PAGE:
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Viewing 15 posts - 1 through 15 (of 393 total)
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  • in reply to: 500px Editor Choice #25705
    ebi
    Member

    nepotism runs deep in all levels of this and other businesses. Case in point: The top two travel magazines…

    Conde Nast Traveler: Pilar Guzman takes over in 2013 – her husband was the publisher at one point but moved over to GQ – another CN mag. Guzman brought on her friend and coworker Yolanda Edwards. Soon thereafter, Edwards husband, Matt Hranek started shooting features for the magazine.

    Travel + Leisure recently replaced their creative director with Gretchen Smelter. Shortly thereafter, Frédéric LaGrange started shooting for T+L. LaGrange is married to Smelter.

    TL;DR: start fucking the people that do the hiring.

    in reply to: Opinions #25630
    ebi
    Member

    al/uls = beautiful, emotional, inspirational, etc.

     

    in reply to: @and will not do very #25621
    ebi
    Member

    i thought it was a beautiful poem. don’t be so critical 😉

    in reply to: Opinions #25620
    ebi
    Member

    nvm, i took the www off and it worked.

    You need to proofread your about page.

    Aside from that, your work belongs in a gallery. It’s beautiful, emotional and original. all the “a/uls”. If you desire to make a living in photography, shop the featured work around to galleries in Seattle. Someone will pick it up. Try to get a show in NYC as well. And keep shooting. You want to attract the attention of industry people for commercial work. And there is definitely some commercial value in this work. If that is what you’d like to achieve, that is.

    Looking at your portraits section, I see a potential career in fashion as well. the way you pose your subject. you’ve got skill…the fact that you do video is an added plus.

    thanks for sharing.

     

    -ebi

    in reply to: Opinions #25619
    ebi
    Member

    i can’t get to your site.

    in reply to: A funny job ad I found #25618
    ebi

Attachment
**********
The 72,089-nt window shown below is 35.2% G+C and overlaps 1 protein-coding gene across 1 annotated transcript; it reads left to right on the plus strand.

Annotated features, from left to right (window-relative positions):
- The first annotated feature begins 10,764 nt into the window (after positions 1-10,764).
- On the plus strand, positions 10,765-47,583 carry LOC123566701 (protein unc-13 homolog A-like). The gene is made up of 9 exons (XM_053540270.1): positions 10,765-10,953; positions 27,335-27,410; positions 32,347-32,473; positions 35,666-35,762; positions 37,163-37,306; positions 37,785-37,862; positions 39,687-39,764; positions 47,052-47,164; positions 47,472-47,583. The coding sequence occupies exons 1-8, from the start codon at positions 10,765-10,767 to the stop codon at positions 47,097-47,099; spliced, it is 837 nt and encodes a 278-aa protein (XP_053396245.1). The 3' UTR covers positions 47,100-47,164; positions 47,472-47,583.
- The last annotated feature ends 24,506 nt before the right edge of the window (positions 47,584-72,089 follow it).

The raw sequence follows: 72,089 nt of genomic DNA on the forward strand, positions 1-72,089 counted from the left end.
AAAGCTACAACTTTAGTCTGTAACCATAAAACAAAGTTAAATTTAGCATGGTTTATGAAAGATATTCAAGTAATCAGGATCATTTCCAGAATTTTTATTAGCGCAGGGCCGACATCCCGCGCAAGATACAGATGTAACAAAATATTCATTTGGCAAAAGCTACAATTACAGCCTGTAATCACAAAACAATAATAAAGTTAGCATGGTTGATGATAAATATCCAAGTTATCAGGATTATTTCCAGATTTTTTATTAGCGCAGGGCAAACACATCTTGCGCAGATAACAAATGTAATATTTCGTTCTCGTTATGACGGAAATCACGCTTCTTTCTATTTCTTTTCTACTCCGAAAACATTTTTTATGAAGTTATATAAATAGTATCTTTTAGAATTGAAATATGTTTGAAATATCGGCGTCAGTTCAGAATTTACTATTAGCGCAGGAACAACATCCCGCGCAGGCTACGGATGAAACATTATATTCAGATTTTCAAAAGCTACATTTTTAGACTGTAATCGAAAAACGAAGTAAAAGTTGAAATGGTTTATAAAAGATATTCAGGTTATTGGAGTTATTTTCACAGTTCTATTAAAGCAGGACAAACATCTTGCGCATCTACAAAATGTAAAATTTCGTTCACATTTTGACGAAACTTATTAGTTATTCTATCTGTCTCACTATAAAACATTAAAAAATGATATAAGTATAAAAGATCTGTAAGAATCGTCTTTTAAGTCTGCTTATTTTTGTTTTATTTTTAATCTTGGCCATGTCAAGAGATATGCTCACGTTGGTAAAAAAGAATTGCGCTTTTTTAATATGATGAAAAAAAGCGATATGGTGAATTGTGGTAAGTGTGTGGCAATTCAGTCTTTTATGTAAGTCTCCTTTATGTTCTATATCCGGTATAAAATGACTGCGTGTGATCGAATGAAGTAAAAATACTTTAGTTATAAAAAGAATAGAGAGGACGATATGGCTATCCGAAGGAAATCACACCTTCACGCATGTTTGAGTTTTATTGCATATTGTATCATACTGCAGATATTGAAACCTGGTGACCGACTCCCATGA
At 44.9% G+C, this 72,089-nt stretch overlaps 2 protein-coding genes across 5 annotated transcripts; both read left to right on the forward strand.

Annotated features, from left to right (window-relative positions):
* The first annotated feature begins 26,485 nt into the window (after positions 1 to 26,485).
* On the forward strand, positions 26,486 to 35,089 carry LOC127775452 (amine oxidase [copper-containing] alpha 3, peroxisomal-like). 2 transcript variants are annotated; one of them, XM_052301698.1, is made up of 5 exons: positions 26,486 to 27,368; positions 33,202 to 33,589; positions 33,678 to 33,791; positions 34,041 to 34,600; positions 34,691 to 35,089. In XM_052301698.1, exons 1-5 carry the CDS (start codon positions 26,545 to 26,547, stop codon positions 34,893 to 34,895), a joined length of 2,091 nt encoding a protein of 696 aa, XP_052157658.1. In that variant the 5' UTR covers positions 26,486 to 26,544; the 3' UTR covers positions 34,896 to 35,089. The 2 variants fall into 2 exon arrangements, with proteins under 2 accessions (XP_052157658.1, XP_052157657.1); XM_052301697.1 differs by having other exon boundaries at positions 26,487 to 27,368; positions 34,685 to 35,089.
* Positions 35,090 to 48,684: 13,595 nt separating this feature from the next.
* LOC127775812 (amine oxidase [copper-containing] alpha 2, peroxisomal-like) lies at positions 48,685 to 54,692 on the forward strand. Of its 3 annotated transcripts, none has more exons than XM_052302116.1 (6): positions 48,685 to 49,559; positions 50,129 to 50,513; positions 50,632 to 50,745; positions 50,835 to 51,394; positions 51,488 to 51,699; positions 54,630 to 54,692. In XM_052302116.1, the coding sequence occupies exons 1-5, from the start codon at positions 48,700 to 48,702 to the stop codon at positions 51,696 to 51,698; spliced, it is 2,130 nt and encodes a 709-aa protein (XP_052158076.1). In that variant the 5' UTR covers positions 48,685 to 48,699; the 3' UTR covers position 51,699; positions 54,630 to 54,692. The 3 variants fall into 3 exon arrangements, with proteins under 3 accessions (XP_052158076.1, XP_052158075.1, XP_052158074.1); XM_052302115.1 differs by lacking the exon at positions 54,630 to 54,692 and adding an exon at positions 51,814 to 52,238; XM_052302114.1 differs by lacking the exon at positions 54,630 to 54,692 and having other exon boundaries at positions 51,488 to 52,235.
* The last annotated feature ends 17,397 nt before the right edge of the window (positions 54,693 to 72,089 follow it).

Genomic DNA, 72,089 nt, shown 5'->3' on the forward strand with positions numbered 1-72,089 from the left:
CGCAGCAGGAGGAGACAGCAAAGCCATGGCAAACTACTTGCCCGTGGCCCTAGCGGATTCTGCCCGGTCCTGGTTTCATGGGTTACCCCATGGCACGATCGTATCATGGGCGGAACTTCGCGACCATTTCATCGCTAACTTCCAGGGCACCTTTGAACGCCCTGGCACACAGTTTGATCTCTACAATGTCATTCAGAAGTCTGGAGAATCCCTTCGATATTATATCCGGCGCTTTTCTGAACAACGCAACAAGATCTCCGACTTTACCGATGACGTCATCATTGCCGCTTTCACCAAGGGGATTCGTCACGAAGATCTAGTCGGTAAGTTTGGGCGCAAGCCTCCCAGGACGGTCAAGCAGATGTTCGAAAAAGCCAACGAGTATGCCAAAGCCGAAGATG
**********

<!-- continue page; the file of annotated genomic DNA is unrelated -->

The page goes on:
Member

    oh hai WCS!

    in reply to: A funny job ad I found #25617
    ebi
    Member

    http://niceimages.net/wordpress/wp-content/uploads/2014/12/studio60685.jpg – poor model choice

    http://niceimages.net/wordpress/wp-content/uploads/2014/08/mussels.jpg – boring. badly propped.

    http://niceimages.net/wordpress/wp-content/uploads/2014/08/madrid-update.jpg – badly lit (i can’t even read the label on the prada bottle). poorly styled and propped.

    So there are three examples.

    And here is just one example of great product photography.

    http://www.darrinhaddad.com/index.php?page=featured

    -ebi

    in reply to: A funny job ad I found #25579
    ebi
    Member

    @don you haven’t seen great product photography, then. It’s…ok…not great. not even good.


    @EyeDocPhotog
    – I think you need to up your standards. their work is shit. not “the shit”. they evince turds in a litter box…maybe slightly better than that (sorry, my cat just took a shit and it reminded me of their work, which is why I came back here in the middle of the night).  And I can guarantee you, if they are making “real” money in photography it’s only because they are gouging the fuck out of photographers who should be making more than $125 a day. Shit. I made more than that assisting. FUCK. i made more than that waiting tables a shitty diners in the midwest on a decent night.

    cue RFP.

    in reply to: Why is everyone hung up on NOISE!?! #25573
    ebi
    Member

    25 years ago, no one talked about noise because it was called grain. Noise isn’t the equivalent of grain. It’s a completely different animal. I print 11 x 14 prints for my book all the time.  If the image is noisy, it doesn’t look great. Especially if you compare it side by side to a print made from 800 ISO film. The grain and texture is beautiful and natural. And trying to remove that noise just degrades the detail of the photograph.

    Start printing your work and you will start caring about noise. It’s probably fine for event type stuff where your client doesn’t know any better and just wants images to post to their fb fan page, but in my world image quality is incredibly important. Not that it has to be fussy. Just shoot with a good camera at an ISO that you know will produce the best results for the situation you are in. I shoot canon 5D M3 for a lot of stuff. I won’t push above 320. On MeFo I wont go above 800.